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David and asking God

While reading through the books of 1 and 2 Samuel, I was struck by the way the story of David is told. In his earlier years, David would ask God ‘should I do such and such?’: ‘shall I go down and attack the Amalekites?’, for instance. Later on, once he became king, this seems to stop. It isn’t that his faith is any less; his response to the prophet Nathan shows that it isn’t (see 2 Samuel 12:13). But his instinctive asking of God before acting seems to lessen. Now, I am only saying this based on what I have picked up when reading through these passages, rather than doing an exhaustive survey – you may wish to read them yourself (see 1 Samuel 16 on and the whole of 2 Samuel). Neither am I a biblical scholar, and there may be many reasons why this discrepancy occurs that I am not aware of. But I felt that it was interesting that, while David was vulnerable and an outlaw, he depended on God more than when he became king. (Compare, for instance, 1 Samuel 30:7-8; 2 Samuel 2:1; 2 Samuel 11:1; 2 Samuel 15:14). As David became more secure and confident, did his instinctive asking of God for guidance decrease? Whether this was true for David is not the ultimate point of this blog; what got me thinking is about how likely it is that we might react the same way. Not that many of us are outlaws; but how many of us pray hard when we are in a new situation, or feeling unconfident, only to decrease that prayer once we are feeling surer of what we are doing? Do we depend on God more at some times than others - and should we?

 

There is every good reason to ask God’s help if we are feeling vulnerable, or uncertain; but there are also lots of good reasons why we should also do this when we are in situations that we are more familiar with. I wonder how different David’s life might have been had he continued that instinctive asking of God before taking a major action? God is there for us at all times of our lives, and we should depend on God whether we are confident or not. At those times when we are secure, and when we know what we are doing, then we should run to God for help just as much. For help, not in feeling secure, but to react correctly, to act lovingly and to stay within God’s will. How much of our prayer for help is less about staying within God’s will, but for help in dealing with uncomfortable feelings of fear or stress? Again, there is nothing wrong with praying about these feelings, and it is quite okay to ask God to help with them. But there is more to God’s help than that: there is seeking after God’s will, following God’s way; there is doing what God wishes us to do, rather than what we think we should. There is living our lives in dependence on God, rather than living out of our own strength.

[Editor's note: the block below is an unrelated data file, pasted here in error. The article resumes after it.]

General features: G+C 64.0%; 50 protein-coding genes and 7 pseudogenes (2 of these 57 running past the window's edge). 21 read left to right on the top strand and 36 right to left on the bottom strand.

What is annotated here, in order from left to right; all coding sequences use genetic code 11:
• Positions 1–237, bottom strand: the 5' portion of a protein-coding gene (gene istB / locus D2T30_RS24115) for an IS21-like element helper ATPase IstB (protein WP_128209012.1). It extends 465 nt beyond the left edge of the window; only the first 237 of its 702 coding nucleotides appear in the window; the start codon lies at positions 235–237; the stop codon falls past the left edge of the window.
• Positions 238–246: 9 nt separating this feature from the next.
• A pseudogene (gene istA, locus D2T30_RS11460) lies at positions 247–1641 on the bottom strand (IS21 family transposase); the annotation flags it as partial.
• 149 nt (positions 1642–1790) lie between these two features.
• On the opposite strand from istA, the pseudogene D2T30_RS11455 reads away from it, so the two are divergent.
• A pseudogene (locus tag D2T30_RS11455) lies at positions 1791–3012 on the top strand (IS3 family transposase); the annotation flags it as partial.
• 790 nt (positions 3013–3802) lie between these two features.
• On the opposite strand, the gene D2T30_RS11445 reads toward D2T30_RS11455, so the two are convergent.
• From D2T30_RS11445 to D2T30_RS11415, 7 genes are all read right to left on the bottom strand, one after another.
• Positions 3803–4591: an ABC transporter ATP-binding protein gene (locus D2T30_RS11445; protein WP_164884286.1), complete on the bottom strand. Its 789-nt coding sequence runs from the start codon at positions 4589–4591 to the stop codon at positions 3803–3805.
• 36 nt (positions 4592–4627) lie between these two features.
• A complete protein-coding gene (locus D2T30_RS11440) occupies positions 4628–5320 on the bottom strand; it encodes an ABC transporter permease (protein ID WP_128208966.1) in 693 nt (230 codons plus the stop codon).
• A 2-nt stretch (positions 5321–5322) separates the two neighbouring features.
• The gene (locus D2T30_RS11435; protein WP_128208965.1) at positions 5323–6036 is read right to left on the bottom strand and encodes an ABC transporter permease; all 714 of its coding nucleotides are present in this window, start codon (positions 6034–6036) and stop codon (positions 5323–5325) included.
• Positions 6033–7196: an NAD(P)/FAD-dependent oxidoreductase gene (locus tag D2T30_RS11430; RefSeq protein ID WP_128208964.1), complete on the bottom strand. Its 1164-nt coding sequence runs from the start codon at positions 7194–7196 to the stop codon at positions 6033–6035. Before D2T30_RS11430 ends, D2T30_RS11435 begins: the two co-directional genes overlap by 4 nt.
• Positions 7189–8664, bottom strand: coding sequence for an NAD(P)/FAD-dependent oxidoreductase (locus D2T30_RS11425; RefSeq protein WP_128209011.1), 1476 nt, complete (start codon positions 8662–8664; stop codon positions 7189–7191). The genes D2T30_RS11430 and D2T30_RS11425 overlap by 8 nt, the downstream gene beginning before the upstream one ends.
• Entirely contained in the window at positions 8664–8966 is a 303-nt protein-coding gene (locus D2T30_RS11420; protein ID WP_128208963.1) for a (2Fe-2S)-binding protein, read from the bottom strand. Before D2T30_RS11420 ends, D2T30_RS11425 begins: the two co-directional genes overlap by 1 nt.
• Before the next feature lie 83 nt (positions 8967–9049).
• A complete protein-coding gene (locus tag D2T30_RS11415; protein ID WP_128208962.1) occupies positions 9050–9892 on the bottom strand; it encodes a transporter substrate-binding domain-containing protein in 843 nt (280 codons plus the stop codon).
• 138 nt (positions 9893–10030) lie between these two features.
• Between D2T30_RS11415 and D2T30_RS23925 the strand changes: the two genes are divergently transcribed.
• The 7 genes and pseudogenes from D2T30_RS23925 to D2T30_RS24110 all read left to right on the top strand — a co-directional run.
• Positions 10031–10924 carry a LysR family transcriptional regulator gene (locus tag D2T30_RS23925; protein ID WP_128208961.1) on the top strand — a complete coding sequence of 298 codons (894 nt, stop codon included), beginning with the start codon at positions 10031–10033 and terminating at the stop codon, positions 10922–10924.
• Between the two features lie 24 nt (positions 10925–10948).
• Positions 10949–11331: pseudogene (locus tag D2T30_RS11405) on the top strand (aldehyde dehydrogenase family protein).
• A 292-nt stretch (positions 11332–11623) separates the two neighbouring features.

So, do we? How much of our lives do we depend on God, rather than ourselves? Do we make a habit of offering each day to God? Do we regularly return to God throughout the day? Do we pray, however briefly, before a meeting or social occasion? How do we structure our lives so that at every moment we are dependent on God, whether we are consciously aware of it or not? It’s easier said than done, I admit; and, like David, there are times when we will get it wrong; times when we will forget, or go our own way; times when we will need to be recalled to the true path. When Nathan confronted David about the wrong he had done to Bathsheba and Uriah, David acknowledged his fault (see 2 Samuel 11 and 12). Do we also have the wisdom to acknowledge our mistakes, and the courage to atone and say sorry? Do we have the ability to return to God when we have strayed, rather than stubbornly maintaining our own way? To let go of whatever gets in the way of our relationship with God?

 

To let go and let God take control involves humility; it means acknowledging that we are not in control. It means honesty, both about ourselves, about others and about God. It means allowing God to be God, and not trying to make god in our own image, or in that of other people. It means knowing that we do not always know the answer, that God is greater than our understanding; it means acknowledging that other people may be right. It means not allowing ourselves to get comfortable, and secure in our own position. It means a daily journey where we can become closer and closer to God, throughout all the various different events and circumstances of our lives. It means, at times, not knowing whether we are dependent on God, or not. Vitally, it is not about our emotions, or whether we feel close to God or not; it is not about whether we feel good about ourselves, or not; it is about whether we depend on God; whether we wish to depend on God. It is not something we can ever achieve; we will never ‘get there’; it is something we can only practice day by day. Daily, hourly, minutely: for each second of each day to become part of our lives through and for God; and, in each second, each minute that we realise that we have gone astray, we need only return to God in sorrow and start again. God is always there, longing for us to return.

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